In an recent article wrote for China-US Focus.com titled “The New York Times is Wrong about the South China Sea”, U.S. Writer and Foreign Policy Analyst Ben Reynolds pointed out that one editorial of the New York Times “echoes a number of mistaken arguments that are popular with American policymakers”, and hoped that the New York Times could be more “thorough and careful with the facts” in future pieces, instead of selling the American public on yet “another disastrous foreign intervention”.

An aerial photo taken on Sept. 25, 2015 from a seaplane of Hainan Maritime Safety Administration shows cruise vessel Haixun 1103 heading to the Yacheng 13-1 drilling rig during a patrol in south China Sea. (Xinhua/Zhao Yingquan)
An aerial photo taken on Sept. 25, 2015 from a seaplane of Hainan Maritime Safety Administration shows cruise vessel Haixun 1103 heading to the Yacheng 13-1 drilling rig during a patrol in south China Sea. (Xinhua/Zhao Yingquan)

“Most significantly, the Times lends credence to arguments that dramatically inflate the threat that China poses to the region and the United States,” he wrote, “this editorial demonstrates the difficulties that face American advocates for peace in a media environment dominated by uncritical support for U.S. foreign policy”.

Reynolds argued that the editorial has misconstrued key points about international norms in the South China Sea and in Asia as a whole. For example, the“freedom of navigation” being asserted by U.S. is for U.S. military vessels, not oil tankers. Needless to say China never poses a threat to the trade in this area.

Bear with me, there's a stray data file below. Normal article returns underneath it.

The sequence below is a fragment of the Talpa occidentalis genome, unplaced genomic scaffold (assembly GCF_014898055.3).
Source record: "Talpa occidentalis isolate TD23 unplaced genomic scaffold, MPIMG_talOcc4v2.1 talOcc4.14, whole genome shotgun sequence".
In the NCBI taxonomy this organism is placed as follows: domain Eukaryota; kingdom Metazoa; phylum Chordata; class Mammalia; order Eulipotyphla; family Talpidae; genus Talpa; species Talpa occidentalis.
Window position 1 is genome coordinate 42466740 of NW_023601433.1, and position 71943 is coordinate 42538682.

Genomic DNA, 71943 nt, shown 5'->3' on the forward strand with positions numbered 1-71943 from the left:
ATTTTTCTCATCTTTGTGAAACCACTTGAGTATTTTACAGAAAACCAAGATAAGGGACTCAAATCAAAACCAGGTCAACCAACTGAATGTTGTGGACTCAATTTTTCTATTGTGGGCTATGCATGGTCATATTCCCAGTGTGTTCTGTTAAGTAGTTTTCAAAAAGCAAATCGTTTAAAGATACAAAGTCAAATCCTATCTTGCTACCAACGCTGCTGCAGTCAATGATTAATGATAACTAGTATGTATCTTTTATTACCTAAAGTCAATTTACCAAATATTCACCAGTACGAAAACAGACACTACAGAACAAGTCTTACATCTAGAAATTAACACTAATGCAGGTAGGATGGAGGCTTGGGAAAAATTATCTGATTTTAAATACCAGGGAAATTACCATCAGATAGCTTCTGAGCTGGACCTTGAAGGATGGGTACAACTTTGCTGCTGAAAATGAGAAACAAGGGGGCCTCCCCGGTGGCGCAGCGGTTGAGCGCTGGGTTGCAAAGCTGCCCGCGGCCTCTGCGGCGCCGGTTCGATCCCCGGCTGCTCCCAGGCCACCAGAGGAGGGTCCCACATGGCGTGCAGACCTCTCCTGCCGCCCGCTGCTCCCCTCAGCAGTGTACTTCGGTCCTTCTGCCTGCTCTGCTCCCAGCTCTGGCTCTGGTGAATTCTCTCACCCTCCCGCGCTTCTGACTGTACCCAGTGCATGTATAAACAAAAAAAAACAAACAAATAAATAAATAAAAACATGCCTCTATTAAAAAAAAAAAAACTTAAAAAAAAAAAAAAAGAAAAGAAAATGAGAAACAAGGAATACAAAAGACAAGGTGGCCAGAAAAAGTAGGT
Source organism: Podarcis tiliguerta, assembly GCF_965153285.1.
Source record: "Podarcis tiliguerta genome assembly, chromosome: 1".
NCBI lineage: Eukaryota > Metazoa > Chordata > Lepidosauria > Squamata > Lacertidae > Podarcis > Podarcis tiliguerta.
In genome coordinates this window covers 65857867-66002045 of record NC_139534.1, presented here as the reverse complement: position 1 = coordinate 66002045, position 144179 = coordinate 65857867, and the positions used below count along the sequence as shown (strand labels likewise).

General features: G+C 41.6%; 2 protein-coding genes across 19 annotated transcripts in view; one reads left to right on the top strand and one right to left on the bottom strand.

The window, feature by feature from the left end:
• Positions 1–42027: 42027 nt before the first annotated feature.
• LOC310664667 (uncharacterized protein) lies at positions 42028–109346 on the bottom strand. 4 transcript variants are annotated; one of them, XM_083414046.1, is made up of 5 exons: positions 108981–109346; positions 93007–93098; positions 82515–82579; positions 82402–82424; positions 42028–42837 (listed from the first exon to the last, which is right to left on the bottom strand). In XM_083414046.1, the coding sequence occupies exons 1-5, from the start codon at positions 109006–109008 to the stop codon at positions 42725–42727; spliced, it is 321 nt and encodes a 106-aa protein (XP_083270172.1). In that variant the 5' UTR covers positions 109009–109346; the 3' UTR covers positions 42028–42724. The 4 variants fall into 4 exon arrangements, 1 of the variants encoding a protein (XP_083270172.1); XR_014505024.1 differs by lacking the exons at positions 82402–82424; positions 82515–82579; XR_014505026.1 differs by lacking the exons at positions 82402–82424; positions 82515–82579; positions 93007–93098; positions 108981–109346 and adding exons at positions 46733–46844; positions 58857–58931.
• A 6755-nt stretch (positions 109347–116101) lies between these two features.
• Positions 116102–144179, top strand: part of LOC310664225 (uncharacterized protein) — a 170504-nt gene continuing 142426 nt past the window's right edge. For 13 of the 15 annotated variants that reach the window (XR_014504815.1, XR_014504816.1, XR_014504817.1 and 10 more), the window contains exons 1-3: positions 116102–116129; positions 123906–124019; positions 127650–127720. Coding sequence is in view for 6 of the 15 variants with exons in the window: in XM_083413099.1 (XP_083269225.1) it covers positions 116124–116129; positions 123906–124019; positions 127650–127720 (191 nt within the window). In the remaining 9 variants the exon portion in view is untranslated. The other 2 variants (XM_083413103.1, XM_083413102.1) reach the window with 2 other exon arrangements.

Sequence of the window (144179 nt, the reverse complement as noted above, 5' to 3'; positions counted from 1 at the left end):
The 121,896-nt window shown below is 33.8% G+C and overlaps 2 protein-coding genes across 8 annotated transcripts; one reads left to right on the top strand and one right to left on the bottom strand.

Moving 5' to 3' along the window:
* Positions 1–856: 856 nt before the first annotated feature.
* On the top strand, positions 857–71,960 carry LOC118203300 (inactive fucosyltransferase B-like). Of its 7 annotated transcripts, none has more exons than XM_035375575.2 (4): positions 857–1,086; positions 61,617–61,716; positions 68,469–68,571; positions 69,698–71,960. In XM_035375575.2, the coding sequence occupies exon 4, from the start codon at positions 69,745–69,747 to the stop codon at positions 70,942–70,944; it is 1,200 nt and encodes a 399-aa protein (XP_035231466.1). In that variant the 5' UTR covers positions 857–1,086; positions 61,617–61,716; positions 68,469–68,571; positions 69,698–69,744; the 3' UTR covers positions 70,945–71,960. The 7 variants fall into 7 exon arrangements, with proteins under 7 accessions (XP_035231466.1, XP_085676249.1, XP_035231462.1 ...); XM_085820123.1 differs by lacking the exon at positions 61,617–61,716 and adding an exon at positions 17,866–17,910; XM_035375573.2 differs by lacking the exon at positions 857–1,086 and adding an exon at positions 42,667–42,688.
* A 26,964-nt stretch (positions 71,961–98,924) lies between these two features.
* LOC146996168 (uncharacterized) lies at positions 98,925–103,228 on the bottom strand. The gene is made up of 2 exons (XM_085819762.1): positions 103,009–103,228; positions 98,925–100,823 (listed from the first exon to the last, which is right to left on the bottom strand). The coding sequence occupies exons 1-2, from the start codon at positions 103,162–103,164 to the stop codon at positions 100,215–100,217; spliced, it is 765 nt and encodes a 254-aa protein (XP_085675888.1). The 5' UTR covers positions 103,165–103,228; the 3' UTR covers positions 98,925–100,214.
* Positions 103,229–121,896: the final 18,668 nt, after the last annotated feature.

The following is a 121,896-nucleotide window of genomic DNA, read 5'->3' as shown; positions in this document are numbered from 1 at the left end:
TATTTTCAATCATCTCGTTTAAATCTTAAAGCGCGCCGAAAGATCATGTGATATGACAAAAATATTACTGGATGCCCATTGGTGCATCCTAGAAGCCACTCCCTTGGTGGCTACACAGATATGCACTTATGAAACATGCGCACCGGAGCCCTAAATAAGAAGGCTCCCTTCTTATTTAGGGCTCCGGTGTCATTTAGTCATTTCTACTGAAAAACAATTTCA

He stressed that the newspaper has demonstrated different attitudes towards China and Vietnam on the construction activities in the South China Sea. To China, the project is “aggressive and outrageous tactic”; but to Vietnam, U.S. ally, the ongoing military outposts construction just being on-purposely ignored.

“Misleading the American people about U.S.-China rivalry in the South China Sea with omissions and half-truths is the job of the Defense Department, not the press”, he mocked. “Until major American press outlets reorient their outlook on U.S. foreign policy toward China, it will remain our responsibility to correct dangerous and mistaken ideas that can only contribute to hostility between the American and Chinese peoples”.

(People’s Daily)

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